BOSTON (CBS) – CRS. This disease begins around age 40 and every adult suffers with it. And it certainly does worsen with age.

You can easily self-diagnose this one. No need to goggle WebMD. You walk into a room and this odd feeling comes over you. Starts with your head, you are lightheaded and then it works its way down to your gut. You utter the words “What am I here after?” You have CRS. You “Can’t Remember Stuff!”

Just think what it is like if you are 75! So a gift you can give mom is to help her sort through all of the stuff she has been saving for years and help get it organized. There is a method to my madness here for at the same time you can begin to search for her important papers and get them in a file easily accessible.

If you can get her stuff organized, her life and probably yours will be so much easier. Every mom I know has stuff she has been saving for years. Once the paperwork is organized it will be simpler.  And the bonus is if you need to help mom from a distance it will be so much easier!

As you start, remember this is her stuff and if she has saved it she perceives there is a value. You may not think much of that tool box you made in Shop but she does!

This is a process. It will take more than a Sunday afternoon. Put on her favorite music (even if it is Frank Sinatra!) as background and work on this together. Use humor here if you find tax returns from the 80s and 90s.

Don’t just dump stuff! Spend the time to evaluate what you do find. Make 3 piles. Pile one gets shredded or tossed, the second is a maybe pile, and the third is “let’s keep this in a safe place” pile.

Hopefully there is a filing cabinet, if not pick up a couple of crate-a-files at the stationary store. Set up a filing system that mom can access easily and print out any labels in large block letters so she can read them.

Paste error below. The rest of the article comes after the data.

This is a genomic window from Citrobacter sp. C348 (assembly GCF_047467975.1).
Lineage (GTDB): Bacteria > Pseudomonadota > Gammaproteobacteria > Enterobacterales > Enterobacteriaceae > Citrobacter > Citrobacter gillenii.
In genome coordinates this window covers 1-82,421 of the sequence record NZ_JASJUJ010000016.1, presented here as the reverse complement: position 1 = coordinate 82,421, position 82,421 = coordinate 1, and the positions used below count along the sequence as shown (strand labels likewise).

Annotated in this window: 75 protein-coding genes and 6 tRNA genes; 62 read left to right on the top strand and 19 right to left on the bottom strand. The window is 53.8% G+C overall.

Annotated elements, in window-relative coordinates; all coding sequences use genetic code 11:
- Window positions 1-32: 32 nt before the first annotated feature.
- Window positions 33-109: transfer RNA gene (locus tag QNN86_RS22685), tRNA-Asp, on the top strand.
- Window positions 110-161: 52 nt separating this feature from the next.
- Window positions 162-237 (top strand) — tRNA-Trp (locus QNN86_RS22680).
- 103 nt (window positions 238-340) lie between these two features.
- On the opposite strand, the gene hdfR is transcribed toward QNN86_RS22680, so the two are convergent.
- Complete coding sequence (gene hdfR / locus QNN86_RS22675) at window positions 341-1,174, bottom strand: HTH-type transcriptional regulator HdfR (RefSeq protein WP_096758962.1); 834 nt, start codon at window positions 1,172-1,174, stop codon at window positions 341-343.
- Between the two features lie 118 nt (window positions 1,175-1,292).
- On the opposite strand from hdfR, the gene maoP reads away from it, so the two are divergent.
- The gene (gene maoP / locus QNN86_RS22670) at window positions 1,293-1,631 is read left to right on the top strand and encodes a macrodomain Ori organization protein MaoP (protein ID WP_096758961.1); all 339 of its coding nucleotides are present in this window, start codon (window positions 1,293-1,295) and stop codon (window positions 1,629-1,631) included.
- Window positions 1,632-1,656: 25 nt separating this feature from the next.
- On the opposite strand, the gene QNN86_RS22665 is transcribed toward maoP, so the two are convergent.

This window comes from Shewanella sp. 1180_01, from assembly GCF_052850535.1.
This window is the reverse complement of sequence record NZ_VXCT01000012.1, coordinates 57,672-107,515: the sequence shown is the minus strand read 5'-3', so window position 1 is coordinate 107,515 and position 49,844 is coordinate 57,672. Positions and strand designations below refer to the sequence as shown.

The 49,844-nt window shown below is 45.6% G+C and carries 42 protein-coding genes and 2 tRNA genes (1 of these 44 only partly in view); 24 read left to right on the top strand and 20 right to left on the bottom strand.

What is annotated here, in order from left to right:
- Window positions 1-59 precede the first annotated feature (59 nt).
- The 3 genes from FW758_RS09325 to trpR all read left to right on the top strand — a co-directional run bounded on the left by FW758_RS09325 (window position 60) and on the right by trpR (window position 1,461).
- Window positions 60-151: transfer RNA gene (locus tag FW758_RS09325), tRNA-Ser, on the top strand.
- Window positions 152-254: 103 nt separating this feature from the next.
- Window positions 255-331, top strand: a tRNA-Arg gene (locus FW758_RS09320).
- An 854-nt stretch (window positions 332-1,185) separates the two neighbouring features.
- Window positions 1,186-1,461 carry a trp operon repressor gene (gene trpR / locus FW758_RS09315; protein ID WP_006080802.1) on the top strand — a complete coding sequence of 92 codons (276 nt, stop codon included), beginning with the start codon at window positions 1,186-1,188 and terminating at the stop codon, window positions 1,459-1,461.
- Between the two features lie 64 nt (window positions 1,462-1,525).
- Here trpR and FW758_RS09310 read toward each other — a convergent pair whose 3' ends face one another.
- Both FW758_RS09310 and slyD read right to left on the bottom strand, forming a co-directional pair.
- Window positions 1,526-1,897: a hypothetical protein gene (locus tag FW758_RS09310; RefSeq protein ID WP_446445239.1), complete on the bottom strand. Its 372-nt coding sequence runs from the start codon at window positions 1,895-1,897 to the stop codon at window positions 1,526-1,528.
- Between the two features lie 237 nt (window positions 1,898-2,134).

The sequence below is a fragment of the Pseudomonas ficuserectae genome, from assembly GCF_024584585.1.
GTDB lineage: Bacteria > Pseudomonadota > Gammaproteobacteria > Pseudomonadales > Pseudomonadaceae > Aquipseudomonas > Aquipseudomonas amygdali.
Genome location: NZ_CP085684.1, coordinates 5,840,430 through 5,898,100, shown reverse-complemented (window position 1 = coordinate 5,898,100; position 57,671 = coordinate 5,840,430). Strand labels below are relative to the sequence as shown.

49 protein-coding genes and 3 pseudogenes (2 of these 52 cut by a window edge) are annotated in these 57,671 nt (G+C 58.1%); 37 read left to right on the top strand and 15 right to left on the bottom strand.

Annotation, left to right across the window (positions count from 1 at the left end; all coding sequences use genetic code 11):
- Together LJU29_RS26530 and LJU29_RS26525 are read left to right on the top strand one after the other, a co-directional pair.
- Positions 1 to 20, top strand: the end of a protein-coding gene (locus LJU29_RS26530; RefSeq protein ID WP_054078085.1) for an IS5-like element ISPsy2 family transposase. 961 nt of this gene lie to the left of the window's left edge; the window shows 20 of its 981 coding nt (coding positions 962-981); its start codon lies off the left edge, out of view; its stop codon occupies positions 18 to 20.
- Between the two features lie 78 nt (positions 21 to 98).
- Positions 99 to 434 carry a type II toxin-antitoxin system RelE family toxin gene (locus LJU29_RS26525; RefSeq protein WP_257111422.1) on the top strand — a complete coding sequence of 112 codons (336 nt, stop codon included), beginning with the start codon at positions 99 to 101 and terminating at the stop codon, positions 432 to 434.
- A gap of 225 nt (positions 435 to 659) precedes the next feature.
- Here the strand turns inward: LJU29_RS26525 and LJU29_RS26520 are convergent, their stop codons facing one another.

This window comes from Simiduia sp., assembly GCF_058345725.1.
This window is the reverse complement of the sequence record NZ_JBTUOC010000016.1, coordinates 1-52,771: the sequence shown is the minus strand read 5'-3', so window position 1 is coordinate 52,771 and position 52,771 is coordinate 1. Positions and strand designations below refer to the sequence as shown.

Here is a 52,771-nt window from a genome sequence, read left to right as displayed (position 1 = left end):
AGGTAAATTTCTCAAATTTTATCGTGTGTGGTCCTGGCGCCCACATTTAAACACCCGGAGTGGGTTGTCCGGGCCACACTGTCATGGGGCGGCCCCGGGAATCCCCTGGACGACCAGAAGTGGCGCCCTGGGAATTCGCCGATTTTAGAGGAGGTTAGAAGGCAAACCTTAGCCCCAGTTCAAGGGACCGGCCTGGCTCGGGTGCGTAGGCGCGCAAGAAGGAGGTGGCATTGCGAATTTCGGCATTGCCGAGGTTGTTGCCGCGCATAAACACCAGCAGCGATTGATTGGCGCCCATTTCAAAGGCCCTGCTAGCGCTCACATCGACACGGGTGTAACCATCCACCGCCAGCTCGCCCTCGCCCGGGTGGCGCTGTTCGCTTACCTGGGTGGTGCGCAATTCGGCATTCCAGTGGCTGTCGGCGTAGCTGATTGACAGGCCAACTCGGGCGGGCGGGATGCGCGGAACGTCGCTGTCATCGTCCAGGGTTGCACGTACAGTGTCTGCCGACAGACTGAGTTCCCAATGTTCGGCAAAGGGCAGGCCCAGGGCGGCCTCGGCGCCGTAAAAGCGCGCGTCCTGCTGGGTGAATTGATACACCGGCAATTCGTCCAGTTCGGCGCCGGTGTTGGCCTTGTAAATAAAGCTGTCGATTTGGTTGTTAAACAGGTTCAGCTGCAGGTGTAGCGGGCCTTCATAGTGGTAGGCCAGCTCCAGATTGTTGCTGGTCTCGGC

Now start to collect the stuff from the various places that mom has stashed them. All of the really safe places she has been keeping her stuff.

Does she have a safety deposit box? Whose name is on it? Ask if you can go with her and take inventory of the contents. Ask about adding your name to the box.

Start making lists, lots of lists. Make sure you leave a copy for mom and you should have a copy as well.

  • Professional/Personal directory – basically her data base
  • Social Security number
  • Investments with account numbers
  • Pin numbers
  • Inventory of the safe deposit box
  • Important papers and where they can be located such as birth certificates, marriage license, deeds, titles to the cars
  • Insurance policies
  • Regular monthly bills such as the telephone, electric, gas, rent.
  • Credit cards numbers and the balances if any
  • Tax returns for the last 6 years
  • Estate planning documents
  • Prescriptions she is taking and why; check for drug interactions
  • Inventory of the home’s contents

Helping her get organized will ease some of her stress and will help you when the time comes that you may need to be more involved with her finances.

Head to my website and print out a copy of the Document Locator and fill it out. Keep a copy for you and give a copy to mom.

Just opening the mail and organizing bills for an older person can become overwhelming. If they live nearby, ask them if they would like you to come by and help with the bill paying. They will sign the checks but you will balance the checkbook and take care of the paperwork for them. Emphasize that they are still in control. You are just the bookkeeper. If they live far away, consider hiring someone to help them.

One more thing:  AARP, the magazine of the American Association of Retired Persons, recently published a list of essential documents that we all should have in regard to our personal health history.

They included:

  • Emergency contacts, including phone numbers and email addresses
  • Physician contacts, including specialists and dentists
  • Health insurance information
  • Health Care Proxy
  • Organ-donor authorization, if any
  • Current medications and dosages
  • Significant illnesses and surgeries, with dates
  • Immunizations and their dates
  • Allergies, or other sensitivities
  • Results from most recent physical
  • Test results and eye and dental records
  • Family health history
  • Opinions of specialists
  • Correspondence with providers

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